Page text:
After years of underinvestment & bad management, BSA got a big ideas: Rather than spend our dwindling resources on new motorcycles, lets build a lavish ‘technology center’ at this cool old mansion in the country (called Umberslade Hall), then bring in lots of high-priced talent that has no motorcycle experience. Aerospace engineers redesigned the entire Triumph 650 line with new oil-bearing frames, forks, wheels, the works. But delays in getting the Meriden factory the final blueprints pushed the production start date all the way out to November 1970 (it would normally have been in August). When the factory built the first frame & tried to put an engine in it, they found that it would not fit. Once in place, it fit fine, it just couldn’t be shoe-horned in, on the assembly line.
HASTY CHANGES ON THE 1971 TRIUMPH TR6
The engineers at the Meriden had to quickly create a solution, as the design of the frame was fixed & couldn’t be changed. They hastily designed a new cylinder head, rocker boxes & 2-piece head bolts, all as a means of creating the needed clearance to install the engine.
OTHER ENGINE CHANGES
The new rocker boxes now had screwed-in access plugs in either side, which allowed better access for a feeler gauge during valve adjustment. New pushrod tubes now featured an unbroken top rib with holes drilled through it, rather than the former castellated design, aimed at curing oil leaks. Staring with #GE27029, a new metric timing-side mainbearing was installed, requiring a new crankcase half & modified crankshaft dimensions.
GEARBOX: FINALLY, A 5-SPEED!
Starting with #GE027729, a long-awaited 5-speed gearbox became optional on all 650 twin models, including the 1971 Triumph TR6, which with 5-speed was known as a TR6V. The same old 4-speed gearbox was still standard equipment across the model line.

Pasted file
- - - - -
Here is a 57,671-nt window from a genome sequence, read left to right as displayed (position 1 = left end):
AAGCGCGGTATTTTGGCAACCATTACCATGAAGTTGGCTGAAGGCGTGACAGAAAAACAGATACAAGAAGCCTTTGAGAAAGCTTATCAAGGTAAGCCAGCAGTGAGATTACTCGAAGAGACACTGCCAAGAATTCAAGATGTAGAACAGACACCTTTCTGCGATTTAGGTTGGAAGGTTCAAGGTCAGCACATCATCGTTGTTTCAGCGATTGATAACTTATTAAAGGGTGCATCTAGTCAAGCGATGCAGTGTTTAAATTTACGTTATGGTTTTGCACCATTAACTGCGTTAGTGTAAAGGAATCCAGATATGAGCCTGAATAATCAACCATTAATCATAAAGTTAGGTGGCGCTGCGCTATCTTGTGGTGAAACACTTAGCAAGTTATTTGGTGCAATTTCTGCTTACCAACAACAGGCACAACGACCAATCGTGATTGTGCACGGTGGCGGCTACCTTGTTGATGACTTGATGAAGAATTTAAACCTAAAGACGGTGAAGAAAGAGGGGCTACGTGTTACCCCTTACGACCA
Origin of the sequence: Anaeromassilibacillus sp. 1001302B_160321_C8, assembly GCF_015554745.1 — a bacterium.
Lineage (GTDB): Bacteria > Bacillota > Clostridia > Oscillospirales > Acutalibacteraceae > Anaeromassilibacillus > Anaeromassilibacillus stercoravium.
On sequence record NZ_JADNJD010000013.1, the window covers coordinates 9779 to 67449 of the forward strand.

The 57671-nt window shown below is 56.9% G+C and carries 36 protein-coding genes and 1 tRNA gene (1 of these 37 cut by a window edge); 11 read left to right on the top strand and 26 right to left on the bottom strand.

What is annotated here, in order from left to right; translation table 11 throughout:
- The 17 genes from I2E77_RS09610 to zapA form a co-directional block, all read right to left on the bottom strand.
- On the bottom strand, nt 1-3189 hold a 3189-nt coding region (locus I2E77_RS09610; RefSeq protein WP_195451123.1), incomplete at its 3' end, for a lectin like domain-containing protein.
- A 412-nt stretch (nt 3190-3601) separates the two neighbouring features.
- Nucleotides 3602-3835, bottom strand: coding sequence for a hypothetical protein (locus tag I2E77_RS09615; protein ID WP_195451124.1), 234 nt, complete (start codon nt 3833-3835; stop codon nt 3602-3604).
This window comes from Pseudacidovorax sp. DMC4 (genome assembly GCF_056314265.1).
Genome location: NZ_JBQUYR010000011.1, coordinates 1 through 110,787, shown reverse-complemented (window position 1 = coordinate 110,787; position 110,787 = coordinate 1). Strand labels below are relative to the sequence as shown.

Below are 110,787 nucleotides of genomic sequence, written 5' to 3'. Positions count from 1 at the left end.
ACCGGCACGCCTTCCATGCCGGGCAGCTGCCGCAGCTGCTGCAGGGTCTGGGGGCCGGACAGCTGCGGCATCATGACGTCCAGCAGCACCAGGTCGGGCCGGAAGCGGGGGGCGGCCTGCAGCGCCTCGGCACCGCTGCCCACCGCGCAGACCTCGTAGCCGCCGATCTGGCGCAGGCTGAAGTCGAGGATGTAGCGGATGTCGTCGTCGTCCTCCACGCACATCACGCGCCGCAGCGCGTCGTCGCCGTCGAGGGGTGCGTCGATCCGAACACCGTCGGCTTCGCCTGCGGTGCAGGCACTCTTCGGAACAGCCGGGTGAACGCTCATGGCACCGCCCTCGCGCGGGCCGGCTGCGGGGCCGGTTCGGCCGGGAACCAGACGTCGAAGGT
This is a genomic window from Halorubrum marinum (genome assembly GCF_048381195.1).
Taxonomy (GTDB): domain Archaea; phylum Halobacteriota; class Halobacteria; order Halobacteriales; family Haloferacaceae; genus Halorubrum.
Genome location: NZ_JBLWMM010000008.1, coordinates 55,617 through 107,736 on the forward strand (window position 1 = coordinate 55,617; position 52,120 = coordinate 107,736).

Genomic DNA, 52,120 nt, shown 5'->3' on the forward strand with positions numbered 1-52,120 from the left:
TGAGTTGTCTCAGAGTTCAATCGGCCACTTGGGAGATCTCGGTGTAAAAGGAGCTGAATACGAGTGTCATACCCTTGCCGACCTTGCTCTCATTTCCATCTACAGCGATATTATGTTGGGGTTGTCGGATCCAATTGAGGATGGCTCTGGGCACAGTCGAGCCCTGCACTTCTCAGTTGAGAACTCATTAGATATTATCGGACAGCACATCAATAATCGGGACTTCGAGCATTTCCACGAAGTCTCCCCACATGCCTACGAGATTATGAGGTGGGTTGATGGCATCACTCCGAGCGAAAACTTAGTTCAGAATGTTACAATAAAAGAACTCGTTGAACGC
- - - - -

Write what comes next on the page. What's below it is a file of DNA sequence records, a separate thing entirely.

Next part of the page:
NEW OIL-BEARING FRAME
Despite all the teething problems, the new Umberslade Hall oil-bearing frame for the 1971 Triumph TR6 & the 1971 Triumph Bonneville was actually a pretty good frame. For the first time in Triumph Motorcycle history, it was an all-welded, one-piece frame. The new twin-downtube frame had a large 2-1/2″ diameter backbone & seat post that ran from the steering head to the bottom of the frame & it was filled with oil. It was all supposed to be filled with oil, about 6 pints, more capacity than the old oil tank it replaced. However, the “brain trust” at Umberslade Hall decided, at the last minute, to place the oil filler under the nose of the seat, instead of just aft of the steering head. One possible reason was said to be ‘oil frothing’. Either way, it cut oil capacity to just 4 pints, now 1 pint short of the old oil tank. It had a much stronger swingarm pivot, with a new forked swingarm. The steering head now had tapered roller bearings.
SUSPENSION & CYCLE GEAR
Rear suspension units (shock absorbers) were 12.9″ Girlings with exposed chromed 110lb springs. The forks were all new & very modern & attractive. It had hard-chromed stanchions & alloy sliders with 4 studs at the bottom of each one, retaining each end of the axle. Gone were the gaiters, now it had neat little rubber sliders. Looked great, but the exposed fork legs allowed dirt in & wore the seals prematurely. The sliders had no bushings, so the rode directly on the stanchions & this too wore prematurely, a condition that could only be cured with all new sliders.
1971 Triumph TR6C TROPHY
TR6″C” FOR “COMPETITION”
In days of old, the “C” on the end of a Triumph‘s model-name nomenclature always denoted the “Competition” model, or accurately the “Off-Road Model”. Back in the 60s and 70s, they called bikes like this “Scramblers”, generally characterized by their high exhaust pipes, snaking along the left side of the bike. Originally conceived to give more ground clearance in TT and “Scrambles” races, where they were always turning left, they moved the exhaust out from the bottom of the engine on either side, and pushed them up as high as practically possible. Many a leg have been burned on such pipes, even despite the heavy heat-shielding. Back in the day, there were real differences between the TR6Cs and the street-going TR6Rs. But by 1971, those differences had largely vanished, mostly in an effort to cut costs. Now the only real difference was the exhaust pipes and the name badges.